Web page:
Okra and the Belgians

UnknownAfter World War II, my mother moved north from a truck farm then outside of Houston, Texas with a taste for kidney and lima beans, okra and Fritos, a Texas cash crop since 1933. My father was from Brooklyn and his taste in vegetables ran to potatoes.
Okra was available in the north primarily in cans. I believe the brand was Dixie Revenge, slime added for Yankees. My mother tried canned okra on us once. The chorus of “yucks” raised by my brother and me was greeted by reminders of the poor starving Belgians. I really don’t why my mother was so obsessed about Belgians when all the other mothers had moved on to starving Chinese. The starving okra-less Belgians might have been the end of the story had my father not been more articulate that he had no intention of even considering “this stuff” as food. So we never had “this stuff” again at home, although it was unavoidable when we visited my grandparents.

I grew up and stopped worrying about Belgians.Okra had nothing to do with Maurizio’s Italian childhood (or starving Belgians either) and were happily okra-less for years.

However, recently dear friends and fine cooks, Chuck and Melody, suggested we try again, grow up, in other words. The idea is to slit the okra lengthwise, arrange on a tray, add salt, paprika, and olive oil and grill. They swore, they absolutely swore we’d love it. Hum. Sounded like a candidate for shipment to Brussels, but Maurizio bought okra, slit and gutted each pod  (we weren’t sure the gutting was part of Melody’s plan but you can’t be too careful with slime). Oil, salt, paprika (lots), grill. And it was pretty good. Not crazy good, but no slime, and none left over for Belgians. Too bad for them. Let them eat chocolate.

Pamela Schoenewaldt, historical novels of immigration and the search for self in new worlds: WHEN WE WERE STRANGERS, SWIMMING IN THE MOON, and UNDER THE SAME BLUE SKY (all HarperCollins).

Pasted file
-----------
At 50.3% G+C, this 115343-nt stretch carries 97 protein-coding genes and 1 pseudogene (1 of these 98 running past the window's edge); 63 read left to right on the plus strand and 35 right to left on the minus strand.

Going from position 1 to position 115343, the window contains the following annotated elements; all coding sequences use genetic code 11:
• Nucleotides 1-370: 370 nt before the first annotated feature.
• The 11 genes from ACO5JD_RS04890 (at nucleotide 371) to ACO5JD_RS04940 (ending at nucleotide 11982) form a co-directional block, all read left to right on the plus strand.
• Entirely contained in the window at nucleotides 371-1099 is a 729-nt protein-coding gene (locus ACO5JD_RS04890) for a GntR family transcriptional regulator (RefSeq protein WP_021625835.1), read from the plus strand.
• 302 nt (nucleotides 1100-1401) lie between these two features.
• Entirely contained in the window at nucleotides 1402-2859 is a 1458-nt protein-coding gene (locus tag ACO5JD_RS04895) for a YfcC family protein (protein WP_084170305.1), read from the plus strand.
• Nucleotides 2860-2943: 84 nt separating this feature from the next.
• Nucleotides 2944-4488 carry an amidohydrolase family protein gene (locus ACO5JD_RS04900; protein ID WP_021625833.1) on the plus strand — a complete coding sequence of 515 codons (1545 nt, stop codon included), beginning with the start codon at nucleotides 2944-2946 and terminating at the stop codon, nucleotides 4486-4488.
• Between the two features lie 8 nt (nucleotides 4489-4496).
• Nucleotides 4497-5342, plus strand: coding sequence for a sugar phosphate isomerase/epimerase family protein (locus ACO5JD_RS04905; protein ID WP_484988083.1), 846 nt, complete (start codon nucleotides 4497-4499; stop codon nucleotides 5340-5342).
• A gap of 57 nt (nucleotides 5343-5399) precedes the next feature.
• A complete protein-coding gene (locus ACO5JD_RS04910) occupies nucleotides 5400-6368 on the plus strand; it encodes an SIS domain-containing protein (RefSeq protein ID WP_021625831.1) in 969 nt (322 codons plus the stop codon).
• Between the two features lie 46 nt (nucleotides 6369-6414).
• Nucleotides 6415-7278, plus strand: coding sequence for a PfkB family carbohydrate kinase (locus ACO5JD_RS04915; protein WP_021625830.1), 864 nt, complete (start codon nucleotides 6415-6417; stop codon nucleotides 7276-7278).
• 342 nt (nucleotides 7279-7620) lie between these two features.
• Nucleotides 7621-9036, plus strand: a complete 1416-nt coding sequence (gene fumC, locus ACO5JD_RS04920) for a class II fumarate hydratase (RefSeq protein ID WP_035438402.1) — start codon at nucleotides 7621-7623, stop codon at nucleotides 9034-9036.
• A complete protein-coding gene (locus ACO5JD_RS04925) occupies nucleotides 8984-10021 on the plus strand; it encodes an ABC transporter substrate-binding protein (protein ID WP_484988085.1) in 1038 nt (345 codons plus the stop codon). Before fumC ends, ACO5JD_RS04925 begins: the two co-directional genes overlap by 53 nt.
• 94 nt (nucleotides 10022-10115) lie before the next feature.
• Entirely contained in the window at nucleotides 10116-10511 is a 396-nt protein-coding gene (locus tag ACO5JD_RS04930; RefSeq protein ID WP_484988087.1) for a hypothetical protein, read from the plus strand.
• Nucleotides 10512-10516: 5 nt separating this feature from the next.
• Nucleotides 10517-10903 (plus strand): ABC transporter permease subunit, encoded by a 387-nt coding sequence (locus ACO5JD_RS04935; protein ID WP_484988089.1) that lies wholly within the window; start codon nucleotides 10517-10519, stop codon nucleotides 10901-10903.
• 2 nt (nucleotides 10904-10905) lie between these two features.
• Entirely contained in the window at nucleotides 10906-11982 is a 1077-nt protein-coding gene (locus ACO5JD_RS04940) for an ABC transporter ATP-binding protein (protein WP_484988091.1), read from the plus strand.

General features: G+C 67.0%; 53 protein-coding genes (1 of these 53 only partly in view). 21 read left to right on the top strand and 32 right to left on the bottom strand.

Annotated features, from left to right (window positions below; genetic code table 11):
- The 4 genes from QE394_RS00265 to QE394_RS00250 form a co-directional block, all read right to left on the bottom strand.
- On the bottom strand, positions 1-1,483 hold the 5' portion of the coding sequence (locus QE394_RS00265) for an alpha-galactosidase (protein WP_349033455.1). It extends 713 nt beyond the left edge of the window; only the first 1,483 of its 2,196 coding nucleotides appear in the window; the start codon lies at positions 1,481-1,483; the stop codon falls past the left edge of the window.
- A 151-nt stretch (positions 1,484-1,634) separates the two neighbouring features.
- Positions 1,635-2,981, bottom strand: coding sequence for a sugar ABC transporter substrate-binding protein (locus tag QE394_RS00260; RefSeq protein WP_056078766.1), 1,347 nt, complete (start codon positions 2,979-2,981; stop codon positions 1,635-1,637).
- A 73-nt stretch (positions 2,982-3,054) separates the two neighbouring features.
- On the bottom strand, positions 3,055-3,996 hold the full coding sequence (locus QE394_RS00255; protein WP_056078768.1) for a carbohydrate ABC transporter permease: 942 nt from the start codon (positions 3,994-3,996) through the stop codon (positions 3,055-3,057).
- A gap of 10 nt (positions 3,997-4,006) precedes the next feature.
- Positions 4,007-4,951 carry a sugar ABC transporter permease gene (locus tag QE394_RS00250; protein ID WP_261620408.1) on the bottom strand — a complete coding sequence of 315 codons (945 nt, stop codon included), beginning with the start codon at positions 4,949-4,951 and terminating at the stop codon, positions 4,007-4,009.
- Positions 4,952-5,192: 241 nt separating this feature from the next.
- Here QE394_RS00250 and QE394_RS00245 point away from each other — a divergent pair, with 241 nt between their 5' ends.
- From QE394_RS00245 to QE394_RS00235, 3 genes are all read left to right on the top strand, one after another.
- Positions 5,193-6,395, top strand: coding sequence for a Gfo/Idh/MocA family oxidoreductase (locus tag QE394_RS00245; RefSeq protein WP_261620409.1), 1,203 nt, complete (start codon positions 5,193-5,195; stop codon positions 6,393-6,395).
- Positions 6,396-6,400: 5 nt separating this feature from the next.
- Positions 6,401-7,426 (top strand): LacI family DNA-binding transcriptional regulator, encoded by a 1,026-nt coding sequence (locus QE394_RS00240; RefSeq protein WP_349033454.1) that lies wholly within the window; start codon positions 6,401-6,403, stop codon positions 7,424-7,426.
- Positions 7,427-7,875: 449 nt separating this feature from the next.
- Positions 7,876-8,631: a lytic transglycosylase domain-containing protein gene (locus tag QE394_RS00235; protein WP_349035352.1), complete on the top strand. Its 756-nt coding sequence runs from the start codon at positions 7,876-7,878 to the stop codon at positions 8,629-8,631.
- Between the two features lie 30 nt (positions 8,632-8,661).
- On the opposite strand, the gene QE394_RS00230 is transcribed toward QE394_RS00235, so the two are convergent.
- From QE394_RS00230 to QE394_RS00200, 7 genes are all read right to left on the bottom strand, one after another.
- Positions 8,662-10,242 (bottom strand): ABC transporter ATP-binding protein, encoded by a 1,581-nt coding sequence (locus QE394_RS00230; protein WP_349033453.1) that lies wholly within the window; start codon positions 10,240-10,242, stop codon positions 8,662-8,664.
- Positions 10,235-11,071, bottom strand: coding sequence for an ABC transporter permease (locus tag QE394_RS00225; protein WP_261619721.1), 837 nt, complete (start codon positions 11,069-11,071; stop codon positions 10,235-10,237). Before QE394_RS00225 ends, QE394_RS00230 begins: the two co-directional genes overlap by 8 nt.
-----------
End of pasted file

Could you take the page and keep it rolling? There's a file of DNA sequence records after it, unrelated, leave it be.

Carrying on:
Tagged with:
Posted in WWWS

Leave a Reply

Fill in your details below or click an icon to log in:

WordPress.com Logo

You are commenting using your WordPress.com account. Log Out / Change )

Twitter picture

You are commenting using your Twitter account. Log Out / Change )

Facebook photo

You are commenting using your Facebook account. Log Out / Change )

Google+ photo

You are commenting using your Google+ account. Log Out / Change )

Connecting to %s

Announcements

Workshop on Point of View for the Knoxville Writers Guild, Sat. Feb. 18, 2017, 10am to noon

For more events and specifics, please click on Events.

Recent Review
“Absorbing and layered with rich historical details, in Under the Same Blue Sky, Schoenewaldt weaves a tender and at times, heartbreaking story about German-Americans during World War I. With remarkable compassion, the author skillfully portrays conflicted loyalties, the search for belonging, the cruelty of war, and the resilience of the human spirit.”—Ann Weisgarber, author of The Promise and The Personal History of Rachel Dupree

Enter your email address to subscribe to this blog and receive notifications of new posts.

Join 2,154 other followers

%d bloggers like this: